In a critical development, the first truck delivering fuel to the Gaza Strip since the imposition of a total siege by Israel began its journey from Egypt on Wednesday, according to two Egyptian security sources.
The delivery comes after Israel approved 24,000 litres (6,340 gallons) of diesel fuel to enter Gaza for UN aid distribution trucks. However, this approval does not extend to using energy in hospitals as a humanitarian source.
Despite limited deliveries of humanitarian aid from Egypt since October 21, Israel had previously refused fuel entry, citing Hamas’s purported substantial fuel stocks.
The United Nations had issued warnings recently, expressing concerns about the depletion of fuel stocks, which could halt humanitarian operations, including the distribution of relief within Gaza.
Aid workers on the ground highlight the critical role of fuel, which is necessary for hospital generators, water provision, and the distribution of relief, contributing to a severe deterioration of living conditions for Gaza’s 2.3 million residents.
The initial delivery of 24,000 litres of fuel will be distributed over two days, with 12,000 litres allocated for each day, according to an international source familiar with the operation.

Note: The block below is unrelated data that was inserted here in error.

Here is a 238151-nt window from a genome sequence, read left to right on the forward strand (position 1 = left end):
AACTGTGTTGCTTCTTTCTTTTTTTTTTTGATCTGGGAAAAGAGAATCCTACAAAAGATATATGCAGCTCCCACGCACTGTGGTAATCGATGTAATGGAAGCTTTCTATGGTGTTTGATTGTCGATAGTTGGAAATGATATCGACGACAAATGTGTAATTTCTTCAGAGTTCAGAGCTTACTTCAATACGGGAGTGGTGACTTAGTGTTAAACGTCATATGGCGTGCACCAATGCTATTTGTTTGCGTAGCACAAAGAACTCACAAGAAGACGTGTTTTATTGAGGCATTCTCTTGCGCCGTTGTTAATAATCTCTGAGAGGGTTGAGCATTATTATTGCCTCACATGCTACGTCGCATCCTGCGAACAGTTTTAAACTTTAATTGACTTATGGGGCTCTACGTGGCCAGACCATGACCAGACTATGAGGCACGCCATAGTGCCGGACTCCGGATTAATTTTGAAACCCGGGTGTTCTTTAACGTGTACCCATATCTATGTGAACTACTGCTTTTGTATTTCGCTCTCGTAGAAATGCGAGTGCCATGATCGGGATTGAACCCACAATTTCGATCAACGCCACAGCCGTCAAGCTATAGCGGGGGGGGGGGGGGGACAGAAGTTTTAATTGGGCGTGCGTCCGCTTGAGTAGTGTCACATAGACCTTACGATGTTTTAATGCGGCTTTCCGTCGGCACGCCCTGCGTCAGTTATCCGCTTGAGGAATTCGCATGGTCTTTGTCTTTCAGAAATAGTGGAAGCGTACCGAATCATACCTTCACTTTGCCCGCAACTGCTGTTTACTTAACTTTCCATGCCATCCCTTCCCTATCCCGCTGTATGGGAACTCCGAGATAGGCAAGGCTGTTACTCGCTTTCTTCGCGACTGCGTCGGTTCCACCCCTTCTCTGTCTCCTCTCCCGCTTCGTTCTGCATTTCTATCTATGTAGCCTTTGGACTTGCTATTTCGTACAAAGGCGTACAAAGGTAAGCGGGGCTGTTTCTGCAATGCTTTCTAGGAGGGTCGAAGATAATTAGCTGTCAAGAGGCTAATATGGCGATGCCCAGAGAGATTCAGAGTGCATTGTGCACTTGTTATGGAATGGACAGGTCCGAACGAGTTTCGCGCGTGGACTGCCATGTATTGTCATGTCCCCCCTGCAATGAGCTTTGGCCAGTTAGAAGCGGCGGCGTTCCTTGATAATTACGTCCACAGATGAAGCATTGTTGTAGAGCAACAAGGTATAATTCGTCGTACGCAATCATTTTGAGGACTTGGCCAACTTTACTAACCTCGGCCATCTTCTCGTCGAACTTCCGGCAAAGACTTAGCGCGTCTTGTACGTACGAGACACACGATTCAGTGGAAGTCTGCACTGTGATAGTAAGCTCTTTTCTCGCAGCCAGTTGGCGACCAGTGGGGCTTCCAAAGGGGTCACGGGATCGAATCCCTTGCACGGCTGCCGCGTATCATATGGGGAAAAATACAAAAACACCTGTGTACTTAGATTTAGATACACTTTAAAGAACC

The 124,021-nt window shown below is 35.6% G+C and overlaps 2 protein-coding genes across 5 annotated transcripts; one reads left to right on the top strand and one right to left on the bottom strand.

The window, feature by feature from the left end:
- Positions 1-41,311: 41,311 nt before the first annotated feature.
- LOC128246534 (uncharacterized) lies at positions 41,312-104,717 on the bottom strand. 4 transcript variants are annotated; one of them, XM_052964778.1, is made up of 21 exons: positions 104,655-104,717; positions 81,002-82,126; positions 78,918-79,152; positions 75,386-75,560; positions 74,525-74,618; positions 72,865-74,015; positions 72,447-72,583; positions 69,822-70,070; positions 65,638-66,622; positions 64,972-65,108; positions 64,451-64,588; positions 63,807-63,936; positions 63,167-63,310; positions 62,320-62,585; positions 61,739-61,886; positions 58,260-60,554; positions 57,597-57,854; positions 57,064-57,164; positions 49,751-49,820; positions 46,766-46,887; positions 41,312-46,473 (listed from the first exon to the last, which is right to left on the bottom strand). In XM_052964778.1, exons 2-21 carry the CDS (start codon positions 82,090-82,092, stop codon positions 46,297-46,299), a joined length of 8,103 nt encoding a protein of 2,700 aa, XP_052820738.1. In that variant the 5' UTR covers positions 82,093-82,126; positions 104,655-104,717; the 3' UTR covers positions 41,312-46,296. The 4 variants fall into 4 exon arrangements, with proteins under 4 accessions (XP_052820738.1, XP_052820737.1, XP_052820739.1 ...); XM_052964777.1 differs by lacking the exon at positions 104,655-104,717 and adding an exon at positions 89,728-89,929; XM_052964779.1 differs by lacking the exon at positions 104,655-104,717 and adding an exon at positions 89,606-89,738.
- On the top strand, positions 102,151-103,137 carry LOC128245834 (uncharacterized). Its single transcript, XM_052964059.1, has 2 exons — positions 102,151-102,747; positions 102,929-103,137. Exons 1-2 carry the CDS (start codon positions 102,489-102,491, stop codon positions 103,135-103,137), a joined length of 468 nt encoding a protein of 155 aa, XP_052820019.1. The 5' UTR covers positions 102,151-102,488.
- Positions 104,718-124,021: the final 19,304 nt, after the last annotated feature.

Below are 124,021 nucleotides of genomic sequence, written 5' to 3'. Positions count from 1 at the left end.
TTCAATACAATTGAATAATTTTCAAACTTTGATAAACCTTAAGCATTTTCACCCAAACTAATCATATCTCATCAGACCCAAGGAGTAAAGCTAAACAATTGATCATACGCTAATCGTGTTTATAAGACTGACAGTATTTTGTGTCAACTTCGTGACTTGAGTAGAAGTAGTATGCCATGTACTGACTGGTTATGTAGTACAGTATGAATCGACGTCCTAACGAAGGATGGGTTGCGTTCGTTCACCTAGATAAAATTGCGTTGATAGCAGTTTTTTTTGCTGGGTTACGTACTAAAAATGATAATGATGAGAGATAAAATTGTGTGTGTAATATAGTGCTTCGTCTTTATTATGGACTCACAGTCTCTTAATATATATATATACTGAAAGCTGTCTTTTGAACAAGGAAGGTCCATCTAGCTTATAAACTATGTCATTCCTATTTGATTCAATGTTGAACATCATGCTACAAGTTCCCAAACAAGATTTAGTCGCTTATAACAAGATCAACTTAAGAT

However, concerns are raised about the adequacy of this amount, with the source stating, “This is not enough for anything – not for hospitals, not even for aid deliveries. It’s meant to be enough only to bring some of the aid that has been outside – and got rained on, for example – indoors to the warehouses.”
Witnesses report that two additional trucks are queued on the Egyptian side of the Rafah crossing, awaiting entry into Gaza. The timing of their entry remains to be determined.
The backdrop of this fuel delivery is rooted in Israel’s military campaign initiated to eradicate Hamas, triggered by Hamas fighters crossing into southern Israel on October 7.
Israel claims that 1,200 people were killed, and approximately 240 captives were taken in response to the attack. In contrast, Gaza health officials contend that more than 11,000 Palestinians have been confirmed killed in Israel’s military offensive.
As the fuel delivery marks a pivotal moment in addressing Gaza’s humanitarian crisis, the international community closely watches the unfolding situation, urging a comprehensive and sustainable resolution to alleviate the suffering of the people in Gaza.
The challenge remains to balance political considerations with the urgent need for humanitarian aid to avert a worsening catastrophe in the region.
This article was created using automation technology and was thoroughly edited and fact-checked by one of our editorial staff members